Five more fund raising ideas schools can use to replace bake sales

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Traditional bake sales are no longer allowed in schools in 30 states, and other states have set rules limiting the fundraiser. The Healthy, Hunger-Free Kids Act, which went into effect July 2014, requires that all "competitive" foods sold at schools are healthy. States were allowed to make exceptions for bake sales, but most have not.

Schools and school groups need fundraisers to cover the costs for things the school boards' budgets do not.

To help school groups find alternatives for fundraisers, "Five fund raising ideas schools can use to replace bake sales" was published earlier. Here are five more ideas school groups can use to raise the funds they need.

Game Night

A Game Night or Game Afternoon can be a great way to bring families together and raise money. Charge admission per family at the door, or, if multiple game nights are planned, allow for families to purchase "memberships" to game night. Host one large-scale game, like Bingo or Twister (paint the circles on several tablecloths to allow for a room full of people to play together), plus have various board games available for families or friends to play private games.

Produce Sale

For a produce sale, partner with a local farm to be a satellite location for a couple of days to sell pumpkins in the fall, flowers in the spring (think Mother's Day) or whatever item may bring in sales in your community. As part of the deal, the farm shares a percentage of the profits with the school group.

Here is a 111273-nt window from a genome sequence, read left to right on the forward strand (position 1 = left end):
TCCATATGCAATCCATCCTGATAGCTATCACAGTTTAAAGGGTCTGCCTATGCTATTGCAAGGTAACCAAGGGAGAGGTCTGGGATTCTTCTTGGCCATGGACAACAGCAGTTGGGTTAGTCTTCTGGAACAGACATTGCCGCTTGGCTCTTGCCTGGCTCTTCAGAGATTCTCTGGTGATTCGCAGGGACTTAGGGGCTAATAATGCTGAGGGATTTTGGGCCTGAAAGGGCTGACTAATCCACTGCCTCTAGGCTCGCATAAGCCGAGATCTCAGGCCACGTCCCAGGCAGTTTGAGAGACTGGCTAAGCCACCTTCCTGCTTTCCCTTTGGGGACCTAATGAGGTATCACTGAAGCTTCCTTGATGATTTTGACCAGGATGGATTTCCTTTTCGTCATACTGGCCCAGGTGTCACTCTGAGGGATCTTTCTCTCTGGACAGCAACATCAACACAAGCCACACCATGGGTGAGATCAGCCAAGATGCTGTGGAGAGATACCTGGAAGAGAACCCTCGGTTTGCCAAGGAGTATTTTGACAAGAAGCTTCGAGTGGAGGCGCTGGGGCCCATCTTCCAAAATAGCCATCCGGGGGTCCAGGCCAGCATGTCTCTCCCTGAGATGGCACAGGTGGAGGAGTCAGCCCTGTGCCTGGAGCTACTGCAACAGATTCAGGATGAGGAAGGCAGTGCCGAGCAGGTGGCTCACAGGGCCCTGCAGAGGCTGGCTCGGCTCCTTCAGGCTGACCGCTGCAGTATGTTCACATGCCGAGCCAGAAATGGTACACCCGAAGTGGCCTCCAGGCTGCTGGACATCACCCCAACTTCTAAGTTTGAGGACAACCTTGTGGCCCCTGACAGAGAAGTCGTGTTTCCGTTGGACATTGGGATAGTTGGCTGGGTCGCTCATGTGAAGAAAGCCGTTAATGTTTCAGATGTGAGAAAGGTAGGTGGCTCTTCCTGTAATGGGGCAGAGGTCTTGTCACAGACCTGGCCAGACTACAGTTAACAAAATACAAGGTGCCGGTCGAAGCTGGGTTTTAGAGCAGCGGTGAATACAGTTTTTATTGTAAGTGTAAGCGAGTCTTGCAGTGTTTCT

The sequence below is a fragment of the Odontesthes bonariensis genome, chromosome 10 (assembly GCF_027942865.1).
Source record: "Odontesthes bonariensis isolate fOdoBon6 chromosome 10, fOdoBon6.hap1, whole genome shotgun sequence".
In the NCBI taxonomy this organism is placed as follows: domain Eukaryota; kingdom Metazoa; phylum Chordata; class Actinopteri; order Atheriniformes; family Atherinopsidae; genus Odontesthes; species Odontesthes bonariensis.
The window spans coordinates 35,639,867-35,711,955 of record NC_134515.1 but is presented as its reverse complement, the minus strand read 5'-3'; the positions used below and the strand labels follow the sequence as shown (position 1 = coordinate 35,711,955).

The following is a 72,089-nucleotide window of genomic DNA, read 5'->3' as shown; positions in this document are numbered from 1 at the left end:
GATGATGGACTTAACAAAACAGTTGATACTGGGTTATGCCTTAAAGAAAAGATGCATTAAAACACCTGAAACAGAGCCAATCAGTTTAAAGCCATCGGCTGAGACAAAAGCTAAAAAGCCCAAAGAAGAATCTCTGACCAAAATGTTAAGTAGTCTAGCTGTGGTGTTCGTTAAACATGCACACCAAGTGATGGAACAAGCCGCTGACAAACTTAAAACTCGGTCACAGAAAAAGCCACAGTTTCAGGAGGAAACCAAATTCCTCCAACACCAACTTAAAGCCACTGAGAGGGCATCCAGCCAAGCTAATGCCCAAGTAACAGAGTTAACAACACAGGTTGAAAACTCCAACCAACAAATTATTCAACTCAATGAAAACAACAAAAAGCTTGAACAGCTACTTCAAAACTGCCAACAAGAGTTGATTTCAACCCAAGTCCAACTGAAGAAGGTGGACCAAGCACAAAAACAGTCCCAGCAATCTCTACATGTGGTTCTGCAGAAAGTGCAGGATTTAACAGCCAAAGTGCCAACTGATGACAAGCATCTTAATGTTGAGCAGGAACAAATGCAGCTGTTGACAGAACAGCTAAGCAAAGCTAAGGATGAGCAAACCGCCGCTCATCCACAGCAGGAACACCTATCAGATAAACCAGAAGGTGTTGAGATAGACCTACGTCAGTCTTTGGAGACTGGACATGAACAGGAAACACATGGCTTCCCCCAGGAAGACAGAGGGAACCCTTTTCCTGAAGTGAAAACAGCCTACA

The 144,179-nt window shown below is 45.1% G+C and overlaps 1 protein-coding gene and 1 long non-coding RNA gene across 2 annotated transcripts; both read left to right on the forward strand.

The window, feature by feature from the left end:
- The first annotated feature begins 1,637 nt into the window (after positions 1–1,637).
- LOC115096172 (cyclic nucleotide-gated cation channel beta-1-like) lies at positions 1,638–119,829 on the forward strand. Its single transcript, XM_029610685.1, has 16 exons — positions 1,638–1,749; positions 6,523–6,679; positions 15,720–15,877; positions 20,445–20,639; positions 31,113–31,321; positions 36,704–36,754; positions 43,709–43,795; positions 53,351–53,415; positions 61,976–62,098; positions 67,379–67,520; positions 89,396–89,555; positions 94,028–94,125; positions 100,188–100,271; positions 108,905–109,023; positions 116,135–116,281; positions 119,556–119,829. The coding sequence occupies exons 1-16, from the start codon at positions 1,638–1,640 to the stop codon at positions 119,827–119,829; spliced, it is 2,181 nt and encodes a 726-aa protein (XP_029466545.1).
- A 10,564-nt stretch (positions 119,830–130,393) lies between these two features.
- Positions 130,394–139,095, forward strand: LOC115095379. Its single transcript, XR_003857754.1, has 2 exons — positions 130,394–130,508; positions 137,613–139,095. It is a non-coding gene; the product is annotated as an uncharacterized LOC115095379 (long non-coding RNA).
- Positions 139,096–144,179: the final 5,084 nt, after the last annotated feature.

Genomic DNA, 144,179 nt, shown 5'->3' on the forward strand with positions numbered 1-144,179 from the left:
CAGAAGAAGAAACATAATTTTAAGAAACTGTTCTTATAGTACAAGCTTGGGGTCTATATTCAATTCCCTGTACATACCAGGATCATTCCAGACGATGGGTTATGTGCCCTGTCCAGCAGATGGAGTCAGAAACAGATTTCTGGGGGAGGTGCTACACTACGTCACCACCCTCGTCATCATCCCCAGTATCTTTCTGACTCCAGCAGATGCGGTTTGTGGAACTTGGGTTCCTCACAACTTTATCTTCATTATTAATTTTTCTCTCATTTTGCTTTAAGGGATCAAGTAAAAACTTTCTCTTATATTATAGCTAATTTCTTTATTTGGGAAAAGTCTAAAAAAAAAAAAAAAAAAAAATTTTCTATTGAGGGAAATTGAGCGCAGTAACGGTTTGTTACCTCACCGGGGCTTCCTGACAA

Sidewalk Sponsors

Parks have sponsors displayed on bricks at the entrance on fence posts around the perimeter. Schools can yearly offer sponsorships that are painted on the school's sidewalk or along the parking lot. Sponsors can be families or local businesses. To make the idea a school beautification or school spirit project, paint the name of the sponsor in the school colors and in a symbol for the school- a paw print for an animal mascot, for example.

*Make sure permission is granted through the school administration.

Spaghetti Dinner

It doesn't have to be a spaghetti dinner- it could be a barbecue dinner, fish and chips dinner or even a pancake breakfast. The idea is a meal that can be easily mass produced and served. Sell tickets beforehand to have an idea of how much food you'll need for the event. At the event, students can act as hostesses and waitstaff, seating diners, getting drink orders (keep it simple with only two or three choices, like cola, water and iced tea), serving the meal and cleaning up the tables.

Avon Fundraiser

An Avon Fundraiser is similar to other product-selling fundraisers, except that it's possibly also helping a local mom with her business. Avon provides flyers with select best-selling products, or the current catalog can be used. The Avon lady shares her profits (up to 50% of the sales-their earnings do vary) on the fundraiser with the school group. Plan with the representative who will assemble orders and how to manage delivery of orders. To find a local Avon representative, visit Avon.com.

© 2014 Samantha Sinclair

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Fiddleman profile image

Fiddleman 2 years ago from Zirconia, North Carolina

In our county I think each school is allowed a couple of fund raisers each year. in recent years we have seen books containing discount coupons being sold. The cost per book is $15 but there are some great coupons that allow the recovery of the $15 and if all are used which rarely happens, one can save over $250. Of course Worlds Finest chocolates and presently cookie dough is being sold in some schools. Yesterday I even saw a jewelry brochure from a nephews junior high school. i suppose all are necessary to bring in needed funds for school programs and activities but sometimes I wonder what percentage is given back. Great hub and some good ideas.


Samantha Sinclair profile image

Samantha Sinclair 2 years ago from North Carolina Author

Thanks! While A LOT of schools use the fundraisers you mentioned, Fiddleman, many were using them in addition to bake sales. I think many people only make purchases to support the kid, not because they want what's being sold. Hopefully, the ideas I listed are a little less, "ugh, another fundraiser..."

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